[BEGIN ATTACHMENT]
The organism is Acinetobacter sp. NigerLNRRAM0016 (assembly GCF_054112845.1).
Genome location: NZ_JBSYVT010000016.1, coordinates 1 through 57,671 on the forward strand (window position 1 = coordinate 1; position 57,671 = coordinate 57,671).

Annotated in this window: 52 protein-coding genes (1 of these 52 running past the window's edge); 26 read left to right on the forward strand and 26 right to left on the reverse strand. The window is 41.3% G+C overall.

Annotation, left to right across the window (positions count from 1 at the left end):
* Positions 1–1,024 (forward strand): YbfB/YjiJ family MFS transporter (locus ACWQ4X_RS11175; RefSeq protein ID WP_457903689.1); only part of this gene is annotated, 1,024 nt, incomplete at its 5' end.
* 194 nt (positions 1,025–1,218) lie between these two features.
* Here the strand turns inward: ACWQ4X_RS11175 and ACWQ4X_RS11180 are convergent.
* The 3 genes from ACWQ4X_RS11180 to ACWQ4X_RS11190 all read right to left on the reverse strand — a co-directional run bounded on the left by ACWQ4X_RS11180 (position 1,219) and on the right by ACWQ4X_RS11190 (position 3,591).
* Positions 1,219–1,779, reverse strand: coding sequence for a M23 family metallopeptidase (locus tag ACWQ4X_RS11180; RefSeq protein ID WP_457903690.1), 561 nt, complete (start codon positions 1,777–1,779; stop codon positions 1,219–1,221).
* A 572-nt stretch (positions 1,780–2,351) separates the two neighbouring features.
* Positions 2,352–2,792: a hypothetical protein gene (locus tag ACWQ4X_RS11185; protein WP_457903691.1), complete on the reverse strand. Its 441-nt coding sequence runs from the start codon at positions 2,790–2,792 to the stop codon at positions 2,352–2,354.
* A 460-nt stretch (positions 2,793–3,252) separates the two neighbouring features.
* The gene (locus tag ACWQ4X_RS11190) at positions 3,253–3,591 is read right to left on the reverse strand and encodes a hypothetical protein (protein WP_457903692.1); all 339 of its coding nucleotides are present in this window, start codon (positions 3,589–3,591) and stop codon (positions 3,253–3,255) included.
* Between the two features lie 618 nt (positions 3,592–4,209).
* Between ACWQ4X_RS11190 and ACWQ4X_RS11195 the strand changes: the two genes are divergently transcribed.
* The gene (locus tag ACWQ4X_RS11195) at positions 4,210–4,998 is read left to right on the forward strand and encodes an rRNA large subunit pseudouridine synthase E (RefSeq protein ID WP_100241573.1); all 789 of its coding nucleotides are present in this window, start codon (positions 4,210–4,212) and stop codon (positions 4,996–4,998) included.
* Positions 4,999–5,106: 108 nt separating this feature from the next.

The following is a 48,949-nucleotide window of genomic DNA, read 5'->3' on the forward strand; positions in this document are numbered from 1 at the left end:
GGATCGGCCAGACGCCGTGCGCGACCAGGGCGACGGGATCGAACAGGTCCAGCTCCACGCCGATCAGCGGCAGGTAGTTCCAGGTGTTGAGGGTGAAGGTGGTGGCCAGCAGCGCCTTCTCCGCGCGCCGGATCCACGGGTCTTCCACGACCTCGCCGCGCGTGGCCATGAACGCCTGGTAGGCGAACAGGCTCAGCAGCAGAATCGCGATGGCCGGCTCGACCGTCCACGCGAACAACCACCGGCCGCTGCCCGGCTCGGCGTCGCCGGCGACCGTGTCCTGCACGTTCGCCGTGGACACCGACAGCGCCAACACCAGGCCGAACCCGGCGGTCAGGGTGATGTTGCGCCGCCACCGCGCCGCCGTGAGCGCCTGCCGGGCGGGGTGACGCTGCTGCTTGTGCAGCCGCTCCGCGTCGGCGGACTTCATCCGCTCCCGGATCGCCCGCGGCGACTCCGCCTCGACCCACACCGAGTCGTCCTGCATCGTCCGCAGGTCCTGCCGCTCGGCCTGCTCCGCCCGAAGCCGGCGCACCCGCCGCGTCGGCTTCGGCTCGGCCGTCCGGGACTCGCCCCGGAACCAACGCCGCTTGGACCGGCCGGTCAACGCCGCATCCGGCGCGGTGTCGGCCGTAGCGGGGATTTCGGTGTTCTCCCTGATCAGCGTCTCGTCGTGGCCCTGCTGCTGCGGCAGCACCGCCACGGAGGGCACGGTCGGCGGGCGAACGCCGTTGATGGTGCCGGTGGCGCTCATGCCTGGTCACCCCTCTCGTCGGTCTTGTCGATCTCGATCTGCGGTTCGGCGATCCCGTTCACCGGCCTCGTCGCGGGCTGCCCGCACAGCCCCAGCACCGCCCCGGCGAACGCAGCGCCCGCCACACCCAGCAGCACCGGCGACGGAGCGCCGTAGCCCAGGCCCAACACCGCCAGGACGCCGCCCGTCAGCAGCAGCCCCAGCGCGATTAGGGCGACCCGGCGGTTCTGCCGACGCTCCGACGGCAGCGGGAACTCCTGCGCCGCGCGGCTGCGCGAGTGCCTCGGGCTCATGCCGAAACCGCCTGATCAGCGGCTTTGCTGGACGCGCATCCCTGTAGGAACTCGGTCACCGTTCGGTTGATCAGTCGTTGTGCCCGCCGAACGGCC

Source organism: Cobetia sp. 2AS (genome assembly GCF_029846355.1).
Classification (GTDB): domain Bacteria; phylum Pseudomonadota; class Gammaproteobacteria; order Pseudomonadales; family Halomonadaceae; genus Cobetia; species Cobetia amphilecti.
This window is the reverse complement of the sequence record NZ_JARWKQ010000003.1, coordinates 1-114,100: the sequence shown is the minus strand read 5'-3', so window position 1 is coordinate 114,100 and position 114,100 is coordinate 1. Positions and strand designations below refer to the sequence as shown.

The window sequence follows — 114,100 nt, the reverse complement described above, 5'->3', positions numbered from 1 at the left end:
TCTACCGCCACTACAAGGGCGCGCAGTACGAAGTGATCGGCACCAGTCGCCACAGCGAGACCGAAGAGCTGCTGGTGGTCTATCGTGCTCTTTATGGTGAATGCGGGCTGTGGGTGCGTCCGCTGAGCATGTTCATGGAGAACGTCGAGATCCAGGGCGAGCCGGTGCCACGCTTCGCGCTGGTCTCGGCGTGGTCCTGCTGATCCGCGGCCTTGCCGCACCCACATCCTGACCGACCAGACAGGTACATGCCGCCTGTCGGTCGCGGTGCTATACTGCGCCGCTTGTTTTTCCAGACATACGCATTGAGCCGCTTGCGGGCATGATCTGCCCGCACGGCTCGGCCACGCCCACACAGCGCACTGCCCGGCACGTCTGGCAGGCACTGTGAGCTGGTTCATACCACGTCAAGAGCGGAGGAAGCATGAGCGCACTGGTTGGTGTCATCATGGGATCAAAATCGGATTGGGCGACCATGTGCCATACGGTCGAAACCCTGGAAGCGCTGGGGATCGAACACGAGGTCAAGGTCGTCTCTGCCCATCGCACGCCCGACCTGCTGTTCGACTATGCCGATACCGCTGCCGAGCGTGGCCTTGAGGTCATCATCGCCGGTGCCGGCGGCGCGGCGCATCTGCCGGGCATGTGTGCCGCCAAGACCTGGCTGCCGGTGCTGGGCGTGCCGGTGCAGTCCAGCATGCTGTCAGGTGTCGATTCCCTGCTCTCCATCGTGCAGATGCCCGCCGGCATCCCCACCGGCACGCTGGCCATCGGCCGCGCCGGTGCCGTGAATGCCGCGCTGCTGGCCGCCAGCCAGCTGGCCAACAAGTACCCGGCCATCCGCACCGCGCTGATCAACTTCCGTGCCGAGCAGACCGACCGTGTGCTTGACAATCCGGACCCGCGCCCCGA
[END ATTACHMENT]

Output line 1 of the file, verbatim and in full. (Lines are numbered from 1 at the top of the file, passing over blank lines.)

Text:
The organism is Acinetobacter sp. NigerLNRRAM0016 (assembly GCF_054112845.1).